Summary: Jesus tells this memorable story so His followers would know what they were to do between His departure & His second coming. He would go away for a while and His followers would need to be faithful & productive during His absence



[Luke 16:10-12 / Luke 22:28-30]

What would Jesus have us doing while we live on earth? This final parable in Jesus’ journey to Jerusalem highlights the believer’s responsibility or stewardship during the interval between Jesus’ death and return. Jesus related this story to prepare His followers to understand what they were to be about after He died for mankind’s sin. His disciples were hoping He would set up an earthly kingdom. So Jesus tells this memorable story so His followers would know what they were to do between His departure and His second coming. He would go away for a while and His followers would need to be faithful and productive during His absence (CIT).

Because we live in that interim time period, this parable applies directly to us. [Each of us have been given resources with which to build and expand God’s kingdom.] Jesus expects us to use our talents, time, and gifts for His kingdom. If we use the gifts and opportunities God has blessed us with, they in turn will multiply as we use them and because we used them in kingdom service. [Remember the words Jesus’ just spoken in Luke 17:21, “Behold the Kingdom of God is within you.”]

The story indicates that the King will ask each of us to give an account for what we have done with His gifts when He returns. While waiting for the eternal kingdom of God to begin in glory we are called upon to do Christ’s work. Those who do will be rewarded for their effort. Not only will each be rewarded for their kingdom effort, there will apparently be degrees of reward according to one’s faithfulness also.

Let’s use the following outline to enhance our study:





On the heels of Zacchaeus’ gift to the poor and returning what he gained dishonestly in demonstration of his true conversion, Jesus relays this stewardship of life parable. Jesus tells this kingdom parable while leaving Zacchaeus’ house in preparation for His arrival in Jerusalem. The purpose of the parable is given in verse 11. “While they were listening to these things, Jesus went on to tell a parable, because He was near Jerusalem, and they supposed that the kingdom of God was going to appear immediately.”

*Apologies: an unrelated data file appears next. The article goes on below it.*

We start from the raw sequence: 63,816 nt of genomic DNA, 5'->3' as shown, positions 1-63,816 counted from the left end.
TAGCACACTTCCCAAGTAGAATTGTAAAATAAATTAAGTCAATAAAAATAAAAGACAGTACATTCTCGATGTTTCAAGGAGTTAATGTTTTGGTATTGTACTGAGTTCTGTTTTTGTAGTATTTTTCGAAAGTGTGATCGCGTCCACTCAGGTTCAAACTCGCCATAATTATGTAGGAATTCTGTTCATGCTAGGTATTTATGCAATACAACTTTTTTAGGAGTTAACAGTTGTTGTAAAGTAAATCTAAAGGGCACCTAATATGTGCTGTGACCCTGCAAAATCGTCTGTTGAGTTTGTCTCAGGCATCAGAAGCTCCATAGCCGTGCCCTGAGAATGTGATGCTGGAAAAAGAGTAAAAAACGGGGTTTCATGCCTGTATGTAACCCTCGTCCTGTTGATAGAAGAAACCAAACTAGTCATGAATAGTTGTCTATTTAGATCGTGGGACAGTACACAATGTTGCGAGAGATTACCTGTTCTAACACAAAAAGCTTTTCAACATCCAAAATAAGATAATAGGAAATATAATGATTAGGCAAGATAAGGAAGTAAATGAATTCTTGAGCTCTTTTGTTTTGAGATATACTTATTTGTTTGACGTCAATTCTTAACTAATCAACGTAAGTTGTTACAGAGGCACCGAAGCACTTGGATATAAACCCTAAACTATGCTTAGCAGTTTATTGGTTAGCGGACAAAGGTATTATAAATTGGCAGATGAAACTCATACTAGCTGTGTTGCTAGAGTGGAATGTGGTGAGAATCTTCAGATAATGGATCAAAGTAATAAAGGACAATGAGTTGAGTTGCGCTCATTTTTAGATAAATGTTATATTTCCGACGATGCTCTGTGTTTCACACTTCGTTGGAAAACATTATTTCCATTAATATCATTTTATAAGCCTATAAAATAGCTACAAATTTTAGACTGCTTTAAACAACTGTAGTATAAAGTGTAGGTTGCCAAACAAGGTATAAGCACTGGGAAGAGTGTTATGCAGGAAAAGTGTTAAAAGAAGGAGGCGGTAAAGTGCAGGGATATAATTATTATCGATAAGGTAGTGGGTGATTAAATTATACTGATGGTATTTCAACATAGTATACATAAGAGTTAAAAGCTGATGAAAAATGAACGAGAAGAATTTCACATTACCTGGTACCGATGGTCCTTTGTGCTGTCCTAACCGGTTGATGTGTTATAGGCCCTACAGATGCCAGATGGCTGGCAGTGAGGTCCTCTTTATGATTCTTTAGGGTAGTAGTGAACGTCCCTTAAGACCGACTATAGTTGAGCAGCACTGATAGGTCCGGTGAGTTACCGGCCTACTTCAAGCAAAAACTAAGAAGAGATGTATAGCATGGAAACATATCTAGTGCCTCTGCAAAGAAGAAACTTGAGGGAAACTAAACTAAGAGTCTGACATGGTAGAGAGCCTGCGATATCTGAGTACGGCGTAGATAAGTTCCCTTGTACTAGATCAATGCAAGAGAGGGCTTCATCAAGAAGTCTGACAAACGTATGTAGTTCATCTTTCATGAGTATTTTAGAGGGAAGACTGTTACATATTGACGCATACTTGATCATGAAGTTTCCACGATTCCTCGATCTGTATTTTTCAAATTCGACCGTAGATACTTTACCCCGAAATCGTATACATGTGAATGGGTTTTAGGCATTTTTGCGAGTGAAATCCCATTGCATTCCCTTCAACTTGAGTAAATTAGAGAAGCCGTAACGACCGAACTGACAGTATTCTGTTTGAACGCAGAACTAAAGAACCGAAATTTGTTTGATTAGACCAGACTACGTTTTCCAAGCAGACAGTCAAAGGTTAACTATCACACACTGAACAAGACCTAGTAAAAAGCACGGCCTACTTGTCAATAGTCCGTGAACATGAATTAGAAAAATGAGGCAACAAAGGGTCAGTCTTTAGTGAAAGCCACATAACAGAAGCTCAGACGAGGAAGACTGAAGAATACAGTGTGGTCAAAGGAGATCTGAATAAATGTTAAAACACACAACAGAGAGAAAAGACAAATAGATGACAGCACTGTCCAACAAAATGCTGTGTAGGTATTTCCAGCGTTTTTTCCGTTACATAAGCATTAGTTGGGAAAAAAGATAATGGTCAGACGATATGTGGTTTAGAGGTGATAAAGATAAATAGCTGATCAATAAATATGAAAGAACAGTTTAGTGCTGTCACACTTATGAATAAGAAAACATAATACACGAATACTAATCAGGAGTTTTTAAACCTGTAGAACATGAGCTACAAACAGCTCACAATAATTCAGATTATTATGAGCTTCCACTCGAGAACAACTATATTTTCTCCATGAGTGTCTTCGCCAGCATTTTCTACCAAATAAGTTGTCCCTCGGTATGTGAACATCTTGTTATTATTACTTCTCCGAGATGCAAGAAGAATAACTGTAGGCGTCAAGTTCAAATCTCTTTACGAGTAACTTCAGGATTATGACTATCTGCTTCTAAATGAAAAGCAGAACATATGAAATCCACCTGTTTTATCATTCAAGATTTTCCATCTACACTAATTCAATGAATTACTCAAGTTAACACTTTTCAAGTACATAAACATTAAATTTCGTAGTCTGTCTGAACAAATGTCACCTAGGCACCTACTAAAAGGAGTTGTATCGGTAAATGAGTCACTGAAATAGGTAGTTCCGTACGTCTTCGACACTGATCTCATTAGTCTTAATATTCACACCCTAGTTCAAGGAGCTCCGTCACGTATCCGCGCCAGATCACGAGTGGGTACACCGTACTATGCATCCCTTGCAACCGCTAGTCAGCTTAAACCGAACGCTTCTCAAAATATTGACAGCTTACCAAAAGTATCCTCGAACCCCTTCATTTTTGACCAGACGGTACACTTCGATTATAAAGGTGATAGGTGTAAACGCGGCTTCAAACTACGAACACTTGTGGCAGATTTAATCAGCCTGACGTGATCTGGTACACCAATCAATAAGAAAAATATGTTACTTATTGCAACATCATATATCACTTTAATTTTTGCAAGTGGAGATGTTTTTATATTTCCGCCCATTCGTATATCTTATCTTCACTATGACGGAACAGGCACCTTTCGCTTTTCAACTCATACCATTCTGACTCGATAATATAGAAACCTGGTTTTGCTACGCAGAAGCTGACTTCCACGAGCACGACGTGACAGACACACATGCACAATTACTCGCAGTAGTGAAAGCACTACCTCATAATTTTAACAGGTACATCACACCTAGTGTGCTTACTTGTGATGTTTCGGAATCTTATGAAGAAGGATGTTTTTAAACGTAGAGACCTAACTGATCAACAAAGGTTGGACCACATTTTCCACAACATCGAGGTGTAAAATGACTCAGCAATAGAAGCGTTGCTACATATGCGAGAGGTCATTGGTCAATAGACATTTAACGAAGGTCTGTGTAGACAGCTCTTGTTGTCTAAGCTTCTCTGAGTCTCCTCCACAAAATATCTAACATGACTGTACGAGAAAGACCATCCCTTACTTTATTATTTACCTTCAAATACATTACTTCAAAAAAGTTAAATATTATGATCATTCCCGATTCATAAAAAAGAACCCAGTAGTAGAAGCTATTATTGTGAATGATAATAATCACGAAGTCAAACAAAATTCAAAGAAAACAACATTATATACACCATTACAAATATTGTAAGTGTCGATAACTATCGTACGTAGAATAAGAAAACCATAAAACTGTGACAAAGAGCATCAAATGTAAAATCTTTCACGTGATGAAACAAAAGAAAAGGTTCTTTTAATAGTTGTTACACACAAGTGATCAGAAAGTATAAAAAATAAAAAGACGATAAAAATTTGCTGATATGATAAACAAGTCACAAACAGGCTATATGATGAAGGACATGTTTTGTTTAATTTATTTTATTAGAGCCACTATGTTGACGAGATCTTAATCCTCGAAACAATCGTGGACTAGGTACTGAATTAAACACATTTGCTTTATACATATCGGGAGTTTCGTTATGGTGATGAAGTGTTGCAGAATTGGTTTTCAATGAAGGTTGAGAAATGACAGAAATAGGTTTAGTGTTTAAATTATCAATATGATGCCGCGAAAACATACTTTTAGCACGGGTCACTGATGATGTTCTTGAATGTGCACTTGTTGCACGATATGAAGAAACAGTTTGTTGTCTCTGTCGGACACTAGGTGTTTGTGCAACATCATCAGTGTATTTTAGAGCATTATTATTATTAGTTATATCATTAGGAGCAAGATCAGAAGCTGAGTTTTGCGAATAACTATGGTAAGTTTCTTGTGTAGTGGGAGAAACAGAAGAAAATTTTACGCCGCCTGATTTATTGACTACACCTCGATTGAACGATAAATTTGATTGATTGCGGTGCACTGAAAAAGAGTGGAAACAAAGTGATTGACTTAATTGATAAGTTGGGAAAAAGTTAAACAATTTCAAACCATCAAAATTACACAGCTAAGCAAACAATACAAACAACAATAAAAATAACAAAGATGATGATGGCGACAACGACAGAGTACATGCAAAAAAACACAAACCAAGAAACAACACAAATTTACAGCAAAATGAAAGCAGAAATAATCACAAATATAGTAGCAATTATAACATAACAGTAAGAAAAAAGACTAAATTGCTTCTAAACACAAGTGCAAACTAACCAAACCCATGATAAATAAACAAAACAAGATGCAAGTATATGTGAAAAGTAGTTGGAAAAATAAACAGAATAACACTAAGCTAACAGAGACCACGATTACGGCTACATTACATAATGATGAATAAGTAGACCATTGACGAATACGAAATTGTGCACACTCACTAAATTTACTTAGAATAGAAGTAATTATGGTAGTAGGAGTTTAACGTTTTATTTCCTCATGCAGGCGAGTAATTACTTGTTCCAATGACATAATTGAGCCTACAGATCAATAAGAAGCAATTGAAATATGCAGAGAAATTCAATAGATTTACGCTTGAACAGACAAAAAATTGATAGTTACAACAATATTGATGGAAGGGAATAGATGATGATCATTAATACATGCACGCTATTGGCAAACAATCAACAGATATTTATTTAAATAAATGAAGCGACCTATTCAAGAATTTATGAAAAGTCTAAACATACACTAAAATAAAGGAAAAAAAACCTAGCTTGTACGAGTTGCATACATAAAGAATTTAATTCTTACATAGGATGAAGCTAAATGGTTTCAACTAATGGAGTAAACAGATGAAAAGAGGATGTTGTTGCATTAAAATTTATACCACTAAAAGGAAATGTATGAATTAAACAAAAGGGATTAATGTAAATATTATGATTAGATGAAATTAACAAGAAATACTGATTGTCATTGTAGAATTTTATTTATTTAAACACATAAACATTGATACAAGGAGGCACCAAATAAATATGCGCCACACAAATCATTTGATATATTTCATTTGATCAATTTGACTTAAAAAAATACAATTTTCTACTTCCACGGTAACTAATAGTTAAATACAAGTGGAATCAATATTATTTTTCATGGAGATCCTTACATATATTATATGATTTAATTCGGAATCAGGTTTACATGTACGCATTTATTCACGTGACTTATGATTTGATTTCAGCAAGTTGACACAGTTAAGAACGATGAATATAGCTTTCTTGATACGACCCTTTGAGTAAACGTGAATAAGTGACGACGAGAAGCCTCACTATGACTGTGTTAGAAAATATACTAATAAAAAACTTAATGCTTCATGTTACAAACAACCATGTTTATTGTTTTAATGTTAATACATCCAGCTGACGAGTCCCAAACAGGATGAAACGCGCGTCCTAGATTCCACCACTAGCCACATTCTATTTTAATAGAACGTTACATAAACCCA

Jesus gave this parable because ... the people with Him thought He was going to instated the kingdom immediately. Because of the messianic expectations of Jesus’ day, His proximity to Jerusalem and the importance of His soon arrival there, these messianic expectation. So Jesus is correcting false notions of the nature and purpose of His’ Jerusalem trip. The parable also explains the reason for Jesus’ delay in setting up His Kingdom and helps prepare the disciple for what they should be doing with their life after His return to the Father. [It will also help to dispel some of the disappointment on the part of His followers.]


The story begins in verse 12 with a nobleman leaving in anticipation of being appointed king. “So He said, “A nobleman went to a distant country to receive a kingdom for himself, and then return.”

The parable Jesus tells is a relevant one. [The historical backdrop is that Palestinian rulers such as Archelaus did go to Rome to receive power as king.] King Herod had just died and his son had journeyed to Rome to press his claims for the kingdom. Meantime, his subjects had sent delegations to Caesar saying, “This man is not acceptable as our king.” Jesus is using a contemporary event to veil the telling of His story. [Larson, Bruce. The Preacher's Commentary Series, Vol. 26: Luke. Nashville, TN: Thomas Nelson Inc, 1983, S. 285.]

Our nobleman went into a far country to receive his kingdom. The man of noble birth obviously represented Jesus. Because His followers thought the kingdom was to be set up immediately, Jesus wants to explain the reason for the delay in setting up His Kingdom. By saying the nobleman journeyed to a distant country Jesus is suggesting a time interval between the future king’s departure and return. Jesus indicates that He would have to leave them for an extended time before He returns as King to set up His kingdom.

Before leaving the future king in verse 13 entrusts his servants with gifts of which they were to be stewards. “And he called ten of his slaves, and gave them ten minas and said to them, ‘Do business with this until I come back.’

Before leaving the prince “called 10 of his servants and gave them” each a expensive coin called a mina. A mina was approximately three months’ wages for a day laborer, so its value was considerable. [A mina in the Greco-Syrian monetary system was worth 100 drachmas, between 20 and 35 dollars.] They were to invest the money while he was gone.

Copy Sermon to Clipboard with PRO Download Sermon with PRO
Talk about it...

Nobody has commented yet. Be the first!

Join the discussion